Dear People of the Diocese of Virginia,
As the Coronavirus spreads, we are called as people of faith to protect one another, particularly the most vulnerable among us. As a step toward doing this, Bishop Brooke-Davidson, three diocesan staff members and I met virtually with 185 of our clergy this afternoon and conveyed to them the decision that we will not physically gather for worship in our church buildings for the next two weeks, between now and March 25. Toward the end of the two weeks, we will assess the situation and adjust as necessary.
An early version of a Washington Post online article says that we have “closed” our churches for two weeks. That is not correct. Churches may remain open, unless told otherwise by local health officials. Church staff may come to work. We will not, however, gather physically for public worship.
Why? The Coronavirus is now a pandemic and we are responsible for one another, especially for the most vulnerable among us. Mathematical models show that the virus is spreading exponentially. We can’t stop the spread, but we can slow it, thereby saving lives and helping ensure that our health care system remains effective. Social distancing is our best means of slowing the spread. The Diocese of Washington has made the same decision as COVID-19 cases increase in the DC urban and suburban area.
This is not the first time that our churches have suspended public worship. One hundred two years ago, bishops cancelled visitations and churches closed for two to six weeks during the great flu epidemic. As it was then, these are extraordinary and unusual times. They require extraordinary and unusual measures.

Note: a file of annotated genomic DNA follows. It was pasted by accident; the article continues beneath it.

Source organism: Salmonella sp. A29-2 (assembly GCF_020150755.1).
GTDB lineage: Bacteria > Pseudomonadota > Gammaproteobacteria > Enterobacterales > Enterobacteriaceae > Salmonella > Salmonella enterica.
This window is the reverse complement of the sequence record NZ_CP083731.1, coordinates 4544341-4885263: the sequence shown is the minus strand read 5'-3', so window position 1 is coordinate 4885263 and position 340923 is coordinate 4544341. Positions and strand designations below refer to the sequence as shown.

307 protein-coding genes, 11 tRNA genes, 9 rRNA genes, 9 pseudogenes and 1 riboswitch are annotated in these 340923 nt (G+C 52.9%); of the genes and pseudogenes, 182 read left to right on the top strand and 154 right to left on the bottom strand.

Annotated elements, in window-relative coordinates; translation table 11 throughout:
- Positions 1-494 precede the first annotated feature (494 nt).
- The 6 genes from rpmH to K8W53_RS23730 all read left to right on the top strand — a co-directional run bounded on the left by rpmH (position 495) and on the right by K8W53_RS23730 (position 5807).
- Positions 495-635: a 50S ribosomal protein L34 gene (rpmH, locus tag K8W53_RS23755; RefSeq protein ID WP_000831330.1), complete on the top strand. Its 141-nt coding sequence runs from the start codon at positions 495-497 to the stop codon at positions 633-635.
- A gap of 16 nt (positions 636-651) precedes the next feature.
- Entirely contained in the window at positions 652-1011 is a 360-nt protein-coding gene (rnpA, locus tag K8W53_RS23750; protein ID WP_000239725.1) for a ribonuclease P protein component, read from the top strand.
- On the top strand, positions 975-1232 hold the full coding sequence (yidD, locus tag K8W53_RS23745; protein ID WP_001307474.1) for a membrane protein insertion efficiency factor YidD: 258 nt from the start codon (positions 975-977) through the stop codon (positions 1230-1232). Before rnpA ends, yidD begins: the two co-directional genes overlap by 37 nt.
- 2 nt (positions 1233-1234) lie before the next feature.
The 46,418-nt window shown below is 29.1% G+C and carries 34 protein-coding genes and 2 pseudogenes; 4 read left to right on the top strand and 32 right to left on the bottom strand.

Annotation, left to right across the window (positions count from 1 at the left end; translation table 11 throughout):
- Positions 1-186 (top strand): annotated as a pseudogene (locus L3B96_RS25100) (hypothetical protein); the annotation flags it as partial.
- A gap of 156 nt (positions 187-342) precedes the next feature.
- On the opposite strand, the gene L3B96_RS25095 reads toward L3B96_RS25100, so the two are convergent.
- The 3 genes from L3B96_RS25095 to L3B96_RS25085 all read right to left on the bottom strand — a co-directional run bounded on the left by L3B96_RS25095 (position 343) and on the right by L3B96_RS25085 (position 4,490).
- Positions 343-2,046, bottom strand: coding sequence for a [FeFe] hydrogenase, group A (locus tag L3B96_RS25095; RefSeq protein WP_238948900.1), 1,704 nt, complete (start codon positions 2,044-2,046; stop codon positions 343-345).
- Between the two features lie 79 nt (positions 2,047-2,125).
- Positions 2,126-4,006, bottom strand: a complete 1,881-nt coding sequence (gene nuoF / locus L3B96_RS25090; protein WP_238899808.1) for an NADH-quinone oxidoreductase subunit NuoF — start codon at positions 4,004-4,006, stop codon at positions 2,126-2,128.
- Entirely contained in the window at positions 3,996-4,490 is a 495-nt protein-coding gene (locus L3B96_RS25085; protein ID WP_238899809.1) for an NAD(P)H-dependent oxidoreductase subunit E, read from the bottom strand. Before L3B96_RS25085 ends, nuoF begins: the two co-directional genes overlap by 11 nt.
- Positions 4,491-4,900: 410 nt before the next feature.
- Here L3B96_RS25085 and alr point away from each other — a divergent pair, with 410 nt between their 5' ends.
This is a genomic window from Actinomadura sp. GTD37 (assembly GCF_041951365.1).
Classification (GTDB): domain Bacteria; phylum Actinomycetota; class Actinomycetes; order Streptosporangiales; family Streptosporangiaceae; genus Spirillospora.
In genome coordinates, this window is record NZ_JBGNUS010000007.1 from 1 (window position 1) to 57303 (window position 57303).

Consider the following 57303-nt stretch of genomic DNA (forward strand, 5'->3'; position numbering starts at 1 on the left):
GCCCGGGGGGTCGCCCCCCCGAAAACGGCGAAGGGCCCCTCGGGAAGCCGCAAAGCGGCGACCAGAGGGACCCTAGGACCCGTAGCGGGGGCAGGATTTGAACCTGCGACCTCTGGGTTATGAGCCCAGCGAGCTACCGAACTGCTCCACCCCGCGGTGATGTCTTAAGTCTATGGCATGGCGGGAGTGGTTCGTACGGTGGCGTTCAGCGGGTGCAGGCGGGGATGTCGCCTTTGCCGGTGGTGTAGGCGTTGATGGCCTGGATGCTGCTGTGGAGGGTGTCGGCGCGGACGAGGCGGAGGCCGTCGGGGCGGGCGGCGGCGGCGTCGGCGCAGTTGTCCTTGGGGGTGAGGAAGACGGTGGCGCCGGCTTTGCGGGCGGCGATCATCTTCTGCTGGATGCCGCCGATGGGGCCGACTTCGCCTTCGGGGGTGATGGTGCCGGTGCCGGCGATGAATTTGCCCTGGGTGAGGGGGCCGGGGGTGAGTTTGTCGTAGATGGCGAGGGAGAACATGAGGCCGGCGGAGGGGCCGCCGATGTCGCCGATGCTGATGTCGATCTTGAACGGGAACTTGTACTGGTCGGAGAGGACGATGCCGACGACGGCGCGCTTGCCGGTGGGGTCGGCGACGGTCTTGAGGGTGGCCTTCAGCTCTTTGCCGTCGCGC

While we won’t gather in our churches for worship these next two Sundays, God will be worshipped and praised. By the end of the day tomorrow we will send you resources for virtual worship with a variety of options for churches of every size. We’ll also include links with answers to questions that clergy of the diocese asked this afternoon during the ZOOM meetings, and other questions we receive.
Do not be afraid. God is good. God is leading us and guiding us even now. God is teaching us how to be Church in ways that might not be comfortable, but in ways that will be faithful.
God bless you and God bless us all as we care for one another, especially the most vulnerable among us.
Bishop Suffragan and Ecclesiastical Authority
Holy, Gracious, Loving God; Our times are in your hands, and these times have brought us to a strange moment. We read the news. We hear the stories. We know of people who have either tested positive for the Coronavirus or have been in a room with people who have tested positive. And we wonder. We know that there is fear out there, and we ask you to help us to turn this fear, our fear, into an opportunity for your love. We pray for all who have been affected by this illness, for those who are afraid, for all healthcare workers, for our hospital system, for all leaders who are making decisions that affect their people. Guide us all, because we haven’t done this before and we are figuring out how to do it as we are doing it. Lead us, bless us, fill us with your peace and with your presence, so that our faith may always exceed our fear, and that we may be a part of the healing work that you are doing. And we pray it all in Jesus’ name. Amen.